Domine has received a fair amount of attention for their 1997 debut Champion Eternal and their subsequent albums, many of which also cover the subject of Elric of Melnibone. Elric is the subject of Michael Moorcock’s epic fantasy saga which began in the 1960s and became an exceptionally popular subject for 80s metal, likely due to the character’s pale skin, self reflectiveness, and, nihilism- qualities to which many metal fans could relate. Moorcock’s own love of rock music, which went as far as to actively work with bands like Deep Purple and Hawkwind, probably made his works even more accessible to those desiring to make metal music. While Domine was far from the first metal band to utilize his works as a source of inspiration, it was one of the first not from the UK or the US, and thus something of a novelty, to an extent at least.
Taking little inspiration from other Italian heavy/power metal acts like Dark Quarterer or Adramelch, Bearer of the Sword does, however, bear a fair amount of similarity to some US heavy/power metal bands who had more of an epic bent, such as Omen and Manowar. The use of galloping, midpaced riffs to create a larger, battle-esque soundscape would certainly be emulated by many later on in the Italian/Greek epic metal scenes, popularized by modern bands like Battleroar, Wotan, and Ironsword (yes, I know they’re not Italian, but they bear enough of a musical similarity to warrant inclusion).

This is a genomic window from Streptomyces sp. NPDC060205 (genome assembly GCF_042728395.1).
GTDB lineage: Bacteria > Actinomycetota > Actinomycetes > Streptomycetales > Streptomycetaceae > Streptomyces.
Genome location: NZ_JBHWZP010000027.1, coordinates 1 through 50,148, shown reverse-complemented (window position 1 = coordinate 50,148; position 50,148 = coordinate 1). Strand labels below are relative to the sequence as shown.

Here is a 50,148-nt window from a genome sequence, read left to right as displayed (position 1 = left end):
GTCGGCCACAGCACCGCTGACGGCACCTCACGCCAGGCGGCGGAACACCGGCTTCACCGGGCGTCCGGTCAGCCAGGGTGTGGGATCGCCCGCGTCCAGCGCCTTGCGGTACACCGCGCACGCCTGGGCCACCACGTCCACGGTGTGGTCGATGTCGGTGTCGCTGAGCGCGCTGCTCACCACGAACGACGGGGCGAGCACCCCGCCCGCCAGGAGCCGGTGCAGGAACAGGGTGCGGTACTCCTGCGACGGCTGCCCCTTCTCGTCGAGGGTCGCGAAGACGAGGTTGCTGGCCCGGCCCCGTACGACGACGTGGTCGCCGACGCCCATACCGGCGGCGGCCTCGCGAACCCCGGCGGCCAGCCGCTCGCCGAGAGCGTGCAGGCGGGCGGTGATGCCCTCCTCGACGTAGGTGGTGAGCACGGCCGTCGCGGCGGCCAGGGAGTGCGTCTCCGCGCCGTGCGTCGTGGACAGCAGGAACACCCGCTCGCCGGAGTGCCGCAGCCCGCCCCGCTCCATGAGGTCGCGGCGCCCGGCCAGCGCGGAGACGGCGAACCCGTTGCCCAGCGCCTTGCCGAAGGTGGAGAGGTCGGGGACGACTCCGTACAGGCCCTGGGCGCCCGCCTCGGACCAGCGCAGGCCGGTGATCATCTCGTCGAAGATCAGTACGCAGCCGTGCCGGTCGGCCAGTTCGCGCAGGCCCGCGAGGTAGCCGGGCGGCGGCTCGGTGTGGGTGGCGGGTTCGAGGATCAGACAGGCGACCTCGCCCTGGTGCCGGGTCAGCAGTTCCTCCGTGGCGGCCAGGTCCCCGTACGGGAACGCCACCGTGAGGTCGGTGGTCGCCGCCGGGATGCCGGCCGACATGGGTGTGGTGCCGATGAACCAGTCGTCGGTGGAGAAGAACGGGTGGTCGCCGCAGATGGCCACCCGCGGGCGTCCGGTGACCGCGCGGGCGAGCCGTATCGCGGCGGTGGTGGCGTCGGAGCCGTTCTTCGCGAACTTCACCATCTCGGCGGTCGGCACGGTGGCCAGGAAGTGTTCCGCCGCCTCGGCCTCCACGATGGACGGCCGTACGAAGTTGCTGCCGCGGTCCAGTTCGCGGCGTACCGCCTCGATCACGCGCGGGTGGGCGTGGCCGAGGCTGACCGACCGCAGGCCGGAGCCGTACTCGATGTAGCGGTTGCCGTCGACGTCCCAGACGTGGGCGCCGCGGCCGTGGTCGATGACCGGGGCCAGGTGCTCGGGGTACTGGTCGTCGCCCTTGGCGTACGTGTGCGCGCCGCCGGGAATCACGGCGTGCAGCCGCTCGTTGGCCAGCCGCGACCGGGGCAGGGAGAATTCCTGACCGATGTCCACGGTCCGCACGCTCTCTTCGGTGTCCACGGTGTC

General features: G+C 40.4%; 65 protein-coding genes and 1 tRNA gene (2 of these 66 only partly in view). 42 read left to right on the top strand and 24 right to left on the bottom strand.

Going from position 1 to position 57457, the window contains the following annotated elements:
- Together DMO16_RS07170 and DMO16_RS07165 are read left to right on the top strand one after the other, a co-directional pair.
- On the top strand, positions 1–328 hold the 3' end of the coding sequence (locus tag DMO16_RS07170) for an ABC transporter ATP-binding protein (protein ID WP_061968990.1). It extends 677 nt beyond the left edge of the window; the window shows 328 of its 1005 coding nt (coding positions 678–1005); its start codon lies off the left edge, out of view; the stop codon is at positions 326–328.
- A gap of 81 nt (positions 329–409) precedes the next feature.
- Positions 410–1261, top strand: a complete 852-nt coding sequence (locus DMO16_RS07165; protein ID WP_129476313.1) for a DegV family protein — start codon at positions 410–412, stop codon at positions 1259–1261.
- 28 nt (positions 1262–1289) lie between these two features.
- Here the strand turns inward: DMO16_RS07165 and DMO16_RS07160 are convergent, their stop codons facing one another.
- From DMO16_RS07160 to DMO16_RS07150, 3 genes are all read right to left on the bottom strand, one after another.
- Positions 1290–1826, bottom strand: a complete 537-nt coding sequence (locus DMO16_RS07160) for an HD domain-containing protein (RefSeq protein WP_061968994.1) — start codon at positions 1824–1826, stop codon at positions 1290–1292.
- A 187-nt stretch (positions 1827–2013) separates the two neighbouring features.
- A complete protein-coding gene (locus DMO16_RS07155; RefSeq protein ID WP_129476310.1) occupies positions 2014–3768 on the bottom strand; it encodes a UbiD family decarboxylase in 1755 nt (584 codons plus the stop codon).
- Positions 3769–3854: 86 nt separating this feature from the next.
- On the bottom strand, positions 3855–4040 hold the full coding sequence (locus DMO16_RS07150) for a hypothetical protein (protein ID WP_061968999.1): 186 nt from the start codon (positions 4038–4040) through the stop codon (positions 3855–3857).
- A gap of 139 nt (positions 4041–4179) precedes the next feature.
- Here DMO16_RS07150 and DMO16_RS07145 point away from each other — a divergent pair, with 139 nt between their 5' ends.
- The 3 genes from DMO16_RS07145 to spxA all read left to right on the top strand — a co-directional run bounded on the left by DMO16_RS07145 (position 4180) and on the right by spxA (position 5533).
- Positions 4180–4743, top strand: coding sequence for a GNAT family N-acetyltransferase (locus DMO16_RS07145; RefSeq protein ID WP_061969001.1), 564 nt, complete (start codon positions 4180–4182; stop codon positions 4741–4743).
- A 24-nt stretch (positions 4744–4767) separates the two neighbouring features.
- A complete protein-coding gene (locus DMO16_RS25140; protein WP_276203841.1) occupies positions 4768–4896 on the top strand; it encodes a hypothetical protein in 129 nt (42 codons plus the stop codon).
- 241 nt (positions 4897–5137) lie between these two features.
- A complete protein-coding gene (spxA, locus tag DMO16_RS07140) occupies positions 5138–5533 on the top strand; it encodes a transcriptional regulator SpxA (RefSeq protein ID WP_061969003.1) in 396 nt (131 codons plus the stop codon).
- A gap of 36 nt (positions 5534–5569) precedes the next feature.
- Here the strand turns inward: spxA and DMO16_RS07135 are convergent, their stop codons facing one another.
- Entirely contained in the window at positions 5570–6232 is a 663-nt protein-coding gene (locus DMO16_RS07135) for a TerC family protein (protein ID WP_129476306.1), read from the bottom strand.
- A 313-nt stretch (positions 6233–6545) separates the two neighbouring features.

Certainly other bands of the 80s and early 90s were experimenting with similar styles, but again Domine seemed to be pioneers of it outside of the US and UK, and did take it in a significantly different direction from what most NWOBHM and USPM bands were doing. While, being somewhat experimental, some parts are a bit rough, all in all the demo showcases a level of ambition that pays off, with occasional softer, mystical sections that create a strong counterpoint to the rest of the songs, very much in the vein of something like Manowar’s “Battle Hymn” (the “To the battle we ride / We crossed a starlit sky” section), and their use of neoclassical flourishes, while not as major a part of their sound as with someone like Helstar, is incorporated very well and is another distinguishing feature.
Vocalist Stefano Mazzella also sounds quite good, particularly since the 1989 demo, where his performance seemed a bit flat and uncharismatic, compared to this demo where he gives a commanding performance that, if not on the level of greats like JD Kimball and Eric Adams, is still more than up to par with the compositions found here and complements them quite effectively. Aside from one relatively weaker track, “Midnight Meat Train,” which doesn’t fit with the rest of the demo in musical or lyrical theme (referring, assumedly, to the Clive Barker short story of the same name, rather than to the works of Moorcock as the other songs do), the only real problem here is a moderately rough production, which may be offputting to those who are used to the band’s debut full-length Champion Eternal or with the modern Italian epic metal scene. However, in comparison to 80s demos in general, it comes off somewhat favorably, with a sound that is far from unlistenable and has a decent amount of crunch, and is on par with something such as Enchanter’s demos, to name a band in a similar style and time period. Overall, this is a strong precursor to the band’s more well-known later discography, and despite not employing the talents of the iconic future singer Morby, is still well worth a listen to fans of the style and this simply interested in the history/evolution of the overall sound, as long as you can get past a moderately unpolished production.
Highlights: “The Ship of the Lost Souls,” “Uriel, the Flame of God”